This allows you to more easily see your ecommerce conversion rate, your total number of purchase orders, your revenue, and your average order value alongside all the other valuable metrics about your audience demographics and behavior. You’ll have a much easier time determining the ROI on your advertising campaigns with this data so readily available.
If you want to take it one step further, you can use Cyfe’s new data mashup widget to help you combine different metrics from various other dashboard widgets together, so you can correlate the conversions you track in Google Analytics with social media engagement, email clicks, YouTube video views, Moz ranking fluctuations and more. This can help you spot trends faster, so you to make better-informed business decisions.
Turn Your Brand into a Lean Media Company
Content marketing can help you strengthen your brand in a number of ways. It expands your brand’s presence online, helps build brand awareness, and ultimately is one of the best tactics to bring new customers to your store.
Start by creating buyer personas, or representations of who your ideal customers are. Then, create content for those people, as if you were speaking directly to those fictional individuals. Think about the demographics and background of all major customer groups, and create a persona for each of them.
Next, think about the types of content you want to develop for various stages of the buyer’s journey. Options can include case studies, buyer’s guides, authority guides, lists, expert roundups, infographics, product comparisons and podcasts. Leave room to use images and video wherever possible to enhance your content overall. If you decide to go the podcasting route, you can use a tool like Anchor to transform your podcasts into sharable videos – getting more bang for your content buck.
Once you know the kind of content you want to develop, create an editorial calendar to help you stay organized, especially if you’re working with a team. This will let you know what content you should be working on and when, and allows you to align your content publication with any timely merchandising promotions you’re also working on.
Promote your content – to your own audience, to other companies’ audiences, and with paid media advertising. Promote it on your blog, your social media accounts, your email list and so on. Find influencers to target, and work with them to promote your content and spread your message.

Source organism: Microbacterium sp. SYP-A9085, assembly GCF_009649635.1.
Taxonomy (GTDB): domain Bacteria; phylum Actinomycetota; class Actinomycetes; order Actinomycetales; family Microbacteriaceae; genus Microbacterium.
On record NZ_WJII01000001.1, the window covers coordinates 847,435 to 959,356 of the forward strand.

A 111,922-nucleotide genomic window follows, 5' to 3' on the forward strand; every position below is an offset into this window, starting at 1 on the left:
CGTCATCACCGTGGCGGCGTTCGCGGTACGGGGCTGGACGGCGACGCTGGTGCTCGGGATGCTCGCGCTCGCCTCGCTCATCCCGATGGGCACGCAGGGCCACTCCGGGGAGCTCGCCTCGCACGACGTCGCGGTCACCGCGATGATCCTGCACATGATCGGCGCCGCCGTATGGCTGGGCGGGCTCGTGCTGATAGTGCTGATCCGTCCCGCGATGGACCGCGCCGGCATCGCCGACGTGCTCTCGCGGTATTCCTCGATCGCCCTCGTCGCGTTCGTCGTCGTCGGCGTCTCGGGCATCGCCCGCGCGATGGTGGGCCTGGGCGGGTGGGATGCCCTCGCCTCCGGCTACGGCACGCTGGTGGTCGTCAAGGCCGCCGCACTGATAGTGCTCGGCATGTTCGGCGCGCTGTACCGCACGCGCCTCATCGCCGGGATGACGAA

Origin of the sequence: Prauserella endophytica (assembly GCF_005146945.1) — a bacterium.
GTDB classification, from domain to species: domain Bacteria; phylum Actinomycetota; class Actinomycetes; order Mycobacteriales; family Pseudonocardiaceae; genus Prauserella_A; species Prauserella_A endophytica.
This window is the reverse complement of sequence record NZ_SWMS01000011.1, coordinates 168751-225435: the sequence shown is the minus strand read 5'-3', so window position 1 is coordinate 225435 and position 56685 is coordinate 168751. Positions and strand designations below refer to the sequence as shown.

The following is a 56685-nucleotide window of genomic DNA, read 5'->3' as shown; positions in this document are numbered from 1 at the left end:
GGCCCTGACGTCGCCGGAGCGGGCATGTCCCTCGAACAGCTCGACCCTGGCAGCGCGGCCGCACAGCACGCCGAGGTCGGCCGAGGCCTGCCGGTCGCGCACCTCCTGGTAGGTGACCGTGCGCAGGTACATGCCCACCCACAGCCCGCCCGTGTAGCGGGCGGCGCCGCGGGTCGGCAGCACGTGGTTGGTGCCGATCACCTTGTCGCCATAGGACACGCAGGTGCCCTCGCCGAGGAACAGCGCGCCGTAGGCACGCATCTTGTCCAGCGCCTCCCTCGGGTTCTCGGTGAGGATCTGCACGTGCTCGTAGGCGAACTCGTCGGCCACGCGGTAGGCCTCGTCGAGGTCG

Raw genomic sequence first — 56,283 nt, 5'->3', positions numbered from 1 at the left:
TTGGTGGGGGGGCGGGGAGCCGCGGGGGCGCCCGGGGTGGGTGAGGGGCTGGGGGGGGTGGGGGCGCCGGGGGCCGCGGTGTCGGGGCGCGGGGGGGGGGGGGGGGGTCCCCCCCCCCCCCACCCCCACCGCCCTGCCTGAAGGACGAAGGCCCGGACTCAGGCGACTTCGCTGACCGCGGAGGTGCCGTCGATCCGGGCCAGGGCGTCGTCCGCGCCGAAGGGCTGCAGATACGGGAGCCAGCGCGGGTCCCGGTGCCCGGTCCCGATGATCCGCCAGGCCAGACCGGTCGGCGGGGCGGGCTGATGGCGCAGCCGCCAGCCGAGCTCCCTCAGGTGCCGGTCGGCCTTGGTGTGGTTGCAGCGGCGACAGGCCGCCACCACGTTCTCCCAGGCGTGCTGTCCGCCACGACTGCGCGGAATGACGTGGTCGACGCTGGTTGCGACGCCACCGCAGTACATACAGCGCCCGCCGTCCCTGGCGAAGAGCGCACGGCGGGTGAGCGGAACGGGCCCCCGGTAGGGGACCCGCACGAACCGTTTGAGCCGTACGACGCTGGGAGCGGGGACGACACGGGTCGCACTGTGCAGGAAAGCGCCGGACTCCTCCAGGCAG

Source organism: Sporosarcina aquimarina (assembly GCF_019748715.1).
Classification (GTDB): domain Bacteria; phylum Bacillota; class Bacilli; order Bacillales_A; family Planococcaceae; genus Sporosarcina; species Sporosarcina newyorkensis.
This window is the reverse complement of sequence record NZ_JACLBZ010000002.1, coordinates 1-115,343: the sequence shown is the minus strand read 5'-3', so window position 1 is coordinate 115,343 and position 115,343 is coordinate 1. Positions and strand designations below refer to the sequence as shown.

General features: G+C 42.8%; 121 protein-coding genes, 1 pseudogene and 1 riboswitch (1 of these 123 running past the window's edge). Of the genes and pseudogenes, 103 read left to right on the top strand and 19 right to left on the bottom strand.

Experiment with Augmented Reality
Not quite the same thing as virtual reality (VR), augmented reality (AR) can be a unique way to stand out from the crowd.
Your brand can use Snapchat Lenses, or create a sponsored Lens as part of a wider marketing campaign. Take, for instance, the 2016 Super Bowl, when Gatorade created a Lens that poured a bucket of Gatorade over the user’s head. In 24 hours, they saw more than 100 million views, and it continued to go strong after the Super Bowl ended. Smaller brands, of course, are unlikely to see that level of engagement, but even a fraction of it would be a major win.
You can also use Instagram face filters, although these can’t be branded just yet – to create something fun and memorable for your followers. You can also use the Facebook Frame Studio and AR Studio, or venture your way into augmented reality apps.
Putting it All Together
Though a successful ecommerce store won’t happen overnight, staying competitive and current will be easy as long as you focus on creating an omni-channel presence with fresh content assets on many platforms, and as long as you have the tools in place to track what’s performing best for you.
Work systematically to include all of these things in your ecommerce growth strategy, and you’ll be primed for a viable business into the future.
Online Payment Photo via Shutterstock
I agree. You should not stick with one medium. There are so many ways to reach out to people nowadays that you should use all the channels available to you.